Snibston Discovery Museum predicts a return to toys like Action Man and Tiny Tears

By Richard Moss | 16 August 2011
a photo of two dolls in a 1970s advertisement
A Palitoy toy fair advertisement from 1970© Courtesy Leicestershire County Council
It may seem unlikely in the era of Nintendo and Xbox, but the relatively humble Action Man and Pippa Doll of yesterday could be about to make a comeback.

That’s according to an unlikely alliance of curators and healthcare professionals in Leicestershire who reckon the nostalgic British toys could provide a welcome alternative to the latest technological gadgets.

They may be biased. The county is home to Snibston Discovery Museum in Coalville, which holds the best collection of toys from the local British toy maker Palitoy whose Coalville factory turned out everything from Action Man to Tiny Tears.

an advertising photo of two children playing with dolls and action figures
© Courtesy Leicestershire County Council
“When you mention toy manufacturers, people usually associate them with being made in China,” says Fiona Ure, Curator of Home and Life at Leicestershire County Council. “Yet some of the most iconic toys from the 20th Century like Action Man and Star Wars figures were actually made right here in Britain.
“Any child growing up in the mid to late 20th Century would have played with a Palitoy toy. Of course this was before the time of the Xbox and Playstation, but even now parents are re-introducing the joy of playing with traditional toys to their children as a welcome distraction from the ever growing technological gadgets available.”

Her views are backed up by Dr Peter Marks, Director of Public Health for Leicestershire who also sees the benefits of a return to the toys of yesteryear. “Many traditional toys, in addition to providing a lot of fun for children, also help them to be more active in their everyday lives with all the positive health benefits that can bring” he says. 

So could it be that it’s not just men of a certain age who hanker after vintage Dinky toys, space hoppers, Hornby train sets and Airfix kits?

If so it could be good news for US company Hasbro, the originator of many of the toys churned out at Coalville and who bought back the moulds and licenses from Palitoy when it closed in 1984.

a photo of an Action Man doll dressed in military uniform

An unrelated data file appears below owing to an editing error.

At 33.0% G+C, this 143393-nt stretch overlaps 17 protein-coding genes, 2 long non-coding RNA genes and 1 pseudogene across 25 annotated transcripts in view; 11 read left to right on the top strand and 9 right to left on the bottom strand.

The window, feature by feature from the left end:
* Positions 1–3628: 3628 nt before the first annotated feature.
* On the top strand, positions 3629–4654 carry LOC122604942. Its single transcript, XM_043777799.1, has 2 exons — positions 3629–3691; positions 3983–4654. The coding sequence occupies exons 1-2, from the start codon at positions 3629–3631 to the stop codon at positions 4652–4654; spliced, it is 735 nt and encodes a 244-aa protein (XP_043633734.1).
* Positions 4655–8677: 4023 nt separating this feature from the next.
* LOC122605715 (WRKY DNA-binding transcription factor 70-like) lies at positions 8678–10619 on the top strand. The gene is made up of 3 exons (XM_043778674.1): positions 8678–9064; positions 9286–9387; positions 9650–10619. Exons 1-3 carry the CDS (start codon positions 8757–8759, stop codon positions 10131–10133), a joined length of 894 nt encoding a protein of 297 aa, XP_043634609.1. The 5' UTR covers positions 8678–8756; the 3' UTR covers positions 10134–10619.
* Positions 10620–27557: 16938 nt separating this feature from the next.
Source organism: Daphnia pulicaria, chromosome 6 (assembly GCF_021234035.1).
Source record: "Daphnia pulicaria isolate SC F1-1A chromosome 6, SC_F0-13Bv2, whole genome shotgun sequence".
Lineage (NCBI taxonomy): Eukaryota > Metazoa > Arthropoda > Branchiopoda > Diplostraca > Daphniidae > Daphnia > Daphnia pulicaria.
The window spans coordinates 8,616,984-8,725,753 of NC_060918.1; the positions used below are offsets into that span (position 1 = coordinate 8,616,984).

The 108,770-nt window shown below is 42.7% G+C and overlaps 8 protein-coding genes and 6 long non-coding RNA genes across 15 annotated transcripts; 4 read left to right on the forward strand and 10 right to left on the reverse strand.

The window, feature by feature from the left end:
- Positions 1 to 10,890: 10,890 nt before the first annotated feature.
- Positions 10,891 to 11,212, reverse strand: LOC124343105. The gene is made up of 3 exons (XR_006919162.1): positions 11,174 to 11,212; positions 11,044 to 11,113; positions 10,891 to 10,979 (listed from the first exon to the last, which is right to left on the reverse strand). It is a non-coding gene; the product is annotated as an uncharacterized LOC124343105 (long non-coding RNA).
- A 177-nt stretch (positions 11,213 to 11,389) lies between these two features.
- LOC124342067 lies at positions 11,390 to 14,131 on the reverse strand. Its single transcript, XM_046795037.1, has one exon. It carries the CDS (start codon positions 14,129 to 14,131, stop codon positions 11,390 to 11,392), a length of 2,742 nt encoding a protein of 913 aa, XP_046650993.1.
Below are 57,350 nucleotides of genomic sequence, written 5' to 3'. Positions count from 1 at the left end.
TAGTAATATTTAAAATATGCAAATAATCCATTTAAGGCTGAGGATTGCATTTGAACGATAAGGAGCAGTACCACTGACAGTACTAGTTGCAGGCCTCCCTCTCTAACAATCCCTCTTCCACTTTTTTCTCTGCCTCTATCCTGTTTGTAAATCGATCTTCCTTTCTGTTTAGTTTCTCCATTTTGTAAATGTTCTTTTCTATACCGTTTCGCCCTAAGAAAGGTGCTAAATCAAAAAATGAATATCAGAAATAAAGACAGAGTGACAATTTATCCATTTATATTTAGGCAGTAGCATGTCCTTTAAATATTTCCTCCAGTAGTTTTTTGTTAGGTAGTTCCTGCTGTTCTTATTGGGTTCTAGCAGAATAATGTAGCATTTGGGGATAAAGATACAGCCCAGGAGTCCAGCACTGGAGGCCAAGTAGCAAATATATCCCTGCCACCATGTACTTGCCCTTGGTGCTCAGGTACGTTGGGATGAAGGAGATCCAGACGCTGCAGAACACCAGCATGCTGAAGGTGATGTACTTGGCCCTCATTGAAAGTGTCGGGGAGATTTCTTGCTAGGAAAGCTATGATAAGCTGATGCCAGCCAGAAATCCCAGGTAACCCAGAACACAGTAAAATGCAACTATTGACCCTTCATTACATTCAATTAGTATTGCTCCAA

An early Action Man© Courtesy Leicestershire County Council
At least the British manufacturer had an impressive run in the world of children’s toy manufacture between the 1960s and 1980s, when Coalville became a base camp for a miniature army of Action Men.

Originating in the US as the Hasbro-manufactured GI Joe, Palitoy’s Action Man was the first British made action figure for boys. It went on to fire the imaginations of countless youngsters who dressed, played and created fantasy worlds with their plastic companions.

Action Man soon branched out from military hero into the fields of sport, exploration and adventure. Along the way he developed talking skills, hands that gripped, hair that bristled and eagle eyes that moved from side to side (courtesy of a handy lever at the back of his head).

Throughout this evolution he retained the enigmatic scar on his right cheek.

As well as countless outfits and accoutrements ranging from French resistance fighter and astronaut kit to sandbags, bazookas and machine guns, Action Man also drove plastic armoured cars, jeeps, dinghies, tanks, and even piloted a helicopter with moving rotor blades. 

As a result, between 1966 and 1984, Action Man was on the top of most little boy’s wish lists.   

But Action Man wasn’t the only success story for Palitoy. Visitors to Snibston can discover some of the most famous and popular toys of the late 20th Century including Tiny Tears, the ‘fashion doll’ Pippa, countless Star Wars figures and the Care Bears - many of them donated by the company’s former employees.

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